During an archaeological survey at Ashland, the estate of politician, farmer, and horse breeder Henry Clay in Lexington, Kentucky, historic archaeologists discovered an old privy used from 1860 to the 1920s. Filled with thousands of artifacts, it was remarkable for the number and variety of ceramic vessels it produced: more than 900 in all. In this segment from Historic Archaeology: Beneath Kentucky’s Field and Streets, Dr. Kim McBride discusses the discovery and analysis of the artifacts archaeologists found in the Ashland privy and nearby slave quarters, and how the analysis of vessels provides insights into upper class life in the Bluegrass.
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Henry Clay was one of the most important political leaders of his day. Born in 1777, he moved to Kentucky in 1797. He was a lawyer, and in 1803, he was elected to the state legislature. He went on to become a United States Senator, Speaker of the House of the United States House of Representatives, and Secretary of State.
Nicknamed “The Great Compromiser,” Henry Clay is remembered as the author of the Compromise of 1850, a package of five bills intended to keep a balance between slavery and anti-slavery interests in the new territories of the United States. The Compromise of 1850 eased mounting tensions between the North and the South for several years, delaying the outbreak of the Civil War.
Henry Clay was also a farmer and horse breeder. He established an estate on the outskirts of Lexington, where he built a mansion for his family in 1809. He named his estate Ashland because of the many ash trees on the property. The estate’s main cash crop was hemp, which was raised and harvested by enslaved African Americans owned by Henry Clay. Today, Ashland is a National Historic Landmark. Thousands of people visit Ashland every year to see the home of this famous statesman and to learn what life was like before the Civil War.
Have you ever wondered how people learn about the past? Sometimes there are written records, like property deeds, wills, newspaper stories, letters, or journals that historians can study to find out what happened in the past. In the case of a famous politician like Henry Clay, there are thousands of written documents. These are called “primary sources” because they come from the time that is being studied. When someone writes a feature article or a history text book telling about the past, that is called a “secondary source” because it is based on the information found in the primary sources.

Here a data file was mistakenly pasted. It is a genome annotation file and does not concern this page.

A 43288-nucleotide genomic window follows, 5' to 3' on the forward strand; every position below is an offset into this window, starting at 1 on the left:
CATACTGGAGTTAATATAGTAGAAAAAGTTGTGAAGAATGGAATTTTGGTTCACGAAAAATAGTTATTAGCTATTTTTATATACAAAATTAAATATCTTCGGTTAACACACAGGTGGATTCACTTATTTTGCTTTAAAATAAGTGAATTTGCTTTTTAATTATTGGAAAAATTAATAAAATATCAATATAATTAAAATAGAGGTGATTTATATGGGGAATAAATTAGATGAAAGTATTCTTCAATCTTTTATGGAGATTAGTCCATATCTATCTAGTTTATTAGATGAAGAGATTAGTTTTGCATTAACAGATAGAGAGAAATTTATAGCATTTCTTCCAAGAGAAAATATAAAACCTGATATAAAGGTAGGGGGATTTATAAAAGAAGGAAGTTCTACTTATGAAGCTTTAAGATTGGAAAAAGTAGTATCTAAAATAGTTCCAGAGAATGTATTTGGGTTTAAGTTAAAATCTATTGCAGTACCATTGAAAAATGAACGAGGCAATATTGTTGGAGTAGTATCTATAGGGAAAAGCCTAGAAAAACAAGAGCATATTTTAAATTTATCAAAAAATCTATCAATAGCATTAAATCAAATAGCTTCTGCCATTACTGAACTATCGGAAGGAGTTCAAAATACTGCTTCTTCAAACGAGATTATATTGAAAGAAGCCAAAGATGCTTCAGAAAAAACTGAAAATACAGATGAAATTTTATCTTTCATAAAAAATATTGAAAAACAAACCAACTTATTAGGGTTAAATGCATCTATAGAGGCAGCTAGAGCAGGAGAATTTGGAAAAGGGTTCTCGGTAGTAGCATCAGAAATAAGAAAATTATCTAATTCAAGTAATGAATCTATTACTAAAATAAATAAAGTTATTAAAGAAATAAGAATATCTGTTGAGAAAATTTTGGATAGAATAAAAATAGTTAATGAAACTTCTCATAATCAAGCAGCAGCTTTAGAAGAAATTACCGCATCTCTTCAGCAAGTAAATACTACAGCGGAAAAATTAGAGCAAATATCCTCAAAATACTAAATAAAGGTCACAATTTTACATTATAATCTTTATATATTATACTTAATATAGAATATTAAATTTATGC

But not all the information about the past is included in written records. The written records often leave out interesting information about day-to-day living. For example, what was life like in the grand mansion at Ashland? What kind of dishes did they use? What did they eat for supper? What was life like in the slave quarters? These are the kinds of questions that are usually not answered in the written records. How else might we learn about the past?
Archaeologists are scientists who are trained to locate, identify, and interpret artifacts from the past. Artifacts are objects made or used by people, as opposed to fossils, which are the fossilized remains of living things (animals or plants).
Where do archaeologists find artifacts? Sometimes in very unusual places. Archaeologists who were looking for artifacts at Ashland found an amazing collection of artifacts in the privy. A privy is an outside toilet. Privies were also used as places to throw away discarded items, like broken dishes or toys. Archaeologists can learn a lot about how people lived by sorting through the things they throw away, so archaeologists always check privies to learn more about the lifestyles of people of the past.
Most of the artifacts found in the privy at Ashland were dishes, some of which were very fancy and expensive. Since the privies were used many years ago, all the human waste has turned into dirt, so it is not a nasty job, as it might sound. The archeologists researching the plantation expected to find some artifacts in the privy, but they never dreamed of finding such a collection!
The artifacts were carefully recovered, sorted, cataloged, and taken to the laboratory, where they were analyzed. The archaeologists were able to fit many of the pieces together to see what the dishes had looked like before they were thrown away. They were also able to determine where many of the sets of dishes were made. The archaeologists also found pieces of broken dishes in the slave quarters of the estate. By comparing the dishes found in the privy, which came from the main house, and the dishes from the slave quarters, archaeologists were able to make some educated guesses about life on the estate, both in the main house and in the slave quarters.
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